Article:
Ocean Armor: Art to Protect the Ocean

Written by on October 7, 2012 in Marine Life

The Surfrider Foundation has collaborated with sculptors, photographers, illustrators, designers and other artists to create a life-sized collection of marine animals wearing armor.  The Ocean Armor Collection was designed to inspire people to protect these creatures and preserve their home because “they can’t protect themselves.”

While many marine organisms have effective defense mechanisms, such as, poison, schooling behavior and camouflage, they are still vulnerable to man-made threats.

“The elegance of these sculptures is matched only by the poignancy of their message,” said Surfrider Foundation Marketing Director, Matt McClain.  “We all must do whatever we can to safeguard the animals with whose environs we share.”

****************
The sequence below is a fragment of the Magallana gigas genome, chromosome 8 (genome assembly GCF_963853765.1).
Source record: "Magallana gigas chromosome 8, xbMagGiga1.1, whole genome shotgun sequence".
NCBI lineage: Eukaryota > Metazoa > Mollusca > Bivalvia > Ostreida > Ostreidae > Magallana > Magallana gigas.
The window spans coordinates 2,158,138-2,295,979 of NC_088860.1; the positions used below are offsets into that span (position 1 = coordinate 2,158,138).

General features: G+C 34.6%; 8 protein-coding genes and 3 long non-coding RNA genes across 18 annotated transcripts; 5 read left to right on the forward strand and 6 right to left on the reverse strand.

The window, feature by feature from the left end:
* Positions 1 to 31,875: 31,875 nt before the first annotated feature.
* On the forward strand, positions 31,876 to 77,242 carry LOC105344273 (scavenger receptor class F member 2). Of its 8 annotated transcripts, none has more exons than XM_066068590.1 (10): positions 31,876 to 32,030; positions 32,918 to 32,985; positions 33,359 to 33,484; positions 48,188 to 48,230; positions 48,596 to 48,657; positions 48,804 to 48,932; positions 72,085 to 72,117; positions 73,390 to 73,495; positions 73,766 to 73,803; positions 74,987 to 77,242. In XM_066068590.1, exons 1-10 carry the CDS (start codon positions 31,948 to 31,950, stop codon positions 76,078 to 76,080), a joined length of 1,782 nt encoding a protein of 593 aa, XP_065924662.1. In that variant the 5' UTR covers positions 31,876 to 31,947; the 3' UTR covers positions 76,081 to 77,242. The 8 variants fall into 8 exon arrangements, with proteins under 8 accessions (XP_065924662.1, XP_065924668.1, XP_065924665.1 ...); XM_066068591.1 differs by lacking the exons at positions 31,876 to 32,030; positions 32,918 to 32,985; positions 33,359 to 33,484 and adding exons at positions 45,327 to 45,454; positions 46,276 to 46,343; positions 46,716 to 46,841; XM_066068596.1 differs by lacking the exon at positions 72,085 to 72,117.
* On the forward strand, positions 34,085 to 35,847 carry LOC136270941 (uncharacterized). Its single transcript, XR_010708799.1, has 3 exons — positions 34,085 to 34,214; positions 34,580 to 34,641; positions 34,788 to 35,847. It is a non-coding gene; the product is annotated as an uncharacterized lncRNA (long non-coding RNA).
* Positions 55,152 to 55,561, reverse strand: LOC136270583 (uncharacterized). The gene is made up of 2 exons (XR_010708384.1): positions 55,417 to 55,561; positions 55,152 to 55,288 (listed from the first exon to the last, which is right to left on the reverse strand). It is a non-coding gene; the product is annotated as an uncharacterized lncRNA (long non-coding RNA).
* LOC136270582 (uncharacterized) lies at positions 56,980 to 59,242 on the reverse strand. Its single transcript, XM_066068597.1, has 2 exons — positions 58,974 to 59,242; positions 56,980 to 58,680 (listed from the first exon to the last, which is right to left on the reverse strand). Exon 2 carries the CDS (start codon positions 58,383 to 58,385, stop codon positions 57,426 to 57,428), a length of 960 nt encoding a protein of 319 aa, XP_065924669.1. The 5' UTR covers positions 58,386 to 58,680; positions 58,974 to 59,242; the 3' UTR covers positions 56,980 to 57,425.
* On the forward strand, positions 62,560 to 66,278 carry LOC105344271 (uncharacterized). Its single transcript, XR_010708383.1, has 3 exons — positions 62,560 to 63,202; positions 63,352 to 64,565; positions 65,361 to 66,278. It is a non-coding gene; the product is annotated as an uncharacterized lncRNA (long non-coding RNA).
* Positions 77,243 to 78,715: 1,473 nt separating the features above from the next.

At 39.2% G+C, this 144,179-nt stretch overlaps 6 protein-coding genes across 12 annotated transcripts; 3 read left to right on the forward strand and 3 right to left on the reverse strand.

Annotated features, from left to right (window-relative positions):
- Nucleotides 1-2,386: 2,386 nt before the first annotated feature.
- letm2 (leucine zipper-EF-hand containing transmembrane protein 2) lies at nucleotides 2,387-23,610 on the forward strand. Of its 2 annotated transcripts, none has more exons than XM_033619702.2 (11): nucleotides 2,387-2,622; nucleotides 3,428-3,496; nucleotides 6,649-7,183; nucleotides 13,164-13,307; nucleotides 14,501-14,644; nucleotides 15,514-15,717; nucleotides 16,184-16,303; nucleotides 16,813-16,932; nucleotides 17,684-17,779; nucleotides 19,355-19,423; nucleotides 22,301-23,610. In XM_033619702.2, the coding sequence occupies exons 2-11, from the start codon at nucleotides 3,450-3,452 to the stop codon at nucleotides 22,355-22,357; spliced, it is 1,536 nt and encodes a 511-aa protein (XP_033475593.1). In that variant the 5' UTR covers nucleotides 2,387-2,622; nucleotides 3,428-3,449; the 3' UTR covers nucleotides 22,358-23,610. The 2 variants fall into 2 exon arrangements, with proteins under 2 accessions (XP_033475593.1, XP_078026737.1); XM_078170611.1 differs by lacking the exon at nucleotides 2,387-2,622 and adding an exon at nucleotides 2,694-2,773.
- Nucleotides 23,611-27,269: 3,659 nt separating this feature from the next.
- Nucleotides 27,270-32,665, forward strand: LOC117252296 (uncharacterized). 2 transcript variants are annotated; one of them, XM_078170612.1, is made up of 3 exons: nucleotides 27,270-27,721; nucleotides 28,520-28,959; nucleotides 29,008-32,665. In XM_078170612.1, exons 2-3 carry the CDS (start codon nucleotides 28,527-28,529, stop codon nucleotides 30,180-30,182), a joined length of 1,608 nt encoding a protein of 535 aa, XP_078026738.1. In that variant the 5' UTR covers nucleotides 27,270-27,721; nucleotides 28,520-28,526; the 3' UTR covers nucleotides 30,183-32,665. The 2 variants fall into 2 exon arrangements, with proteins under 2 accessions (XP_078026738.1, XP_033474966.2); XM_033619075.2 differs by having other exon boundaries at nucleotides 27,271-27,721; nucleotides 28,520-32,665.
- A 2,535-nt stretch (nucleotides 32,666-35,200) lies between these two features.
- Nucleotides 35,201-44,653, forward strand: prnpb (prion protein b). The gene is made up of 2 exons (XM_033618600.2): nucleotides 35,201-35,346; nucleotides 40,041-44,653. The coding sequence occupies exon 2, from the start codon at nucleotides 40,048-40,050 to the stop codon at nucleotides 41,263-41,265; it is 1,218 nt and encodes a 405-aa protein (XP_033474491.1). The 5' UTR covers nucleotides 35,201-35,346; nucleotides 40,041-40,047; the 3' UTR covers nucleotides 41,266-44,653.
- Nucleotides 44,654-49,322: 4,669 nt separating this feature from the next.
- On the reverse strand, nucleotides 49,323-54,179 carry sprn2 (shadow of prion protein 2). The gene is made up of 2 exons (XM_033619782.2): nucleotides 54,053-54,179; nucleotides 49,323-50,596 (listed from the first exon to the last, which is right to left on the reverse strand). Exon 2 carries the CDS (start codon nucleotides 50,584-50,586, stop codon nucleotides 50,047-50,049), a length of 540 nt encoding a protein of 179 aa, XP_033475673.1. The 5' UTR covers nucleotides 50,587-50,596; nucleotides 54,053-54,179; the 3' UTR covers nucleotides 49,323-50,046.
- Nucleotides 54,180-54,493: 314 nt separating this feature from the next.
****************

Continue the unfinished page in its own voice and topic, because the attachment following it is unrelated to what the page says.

The Ocean Armor Collection is on display at the Aquarium of the Pacific in Long Beach, California form September 15 through November 15.  Check it out if you’re in the area!

Minnows schooling around a reef. Schooling is a common defense mechanism used by fish. Photo Credit: NOAA.

Minnows schooling around a reef. Schooling is a common defense mechanism used by fish. Photo Credit: NOAA.

Copyright © 2012 by Marine Science Today, a publication of Marine Science Today LLC.

About the Author

About the Author: Emily Tripp is the Publisher and Editor of MarineScienceToday.com. She holds marine science and biology degrees from the University of Miami's Rosenstiel School of Marine and Atmospheric Science and a Master of Advanced Studies degree in Marine Biodiversity and Conservation from Scripps Institution of Oceanography. When she's not writing about marine science, she's probably running around outside or playing with her dog. .

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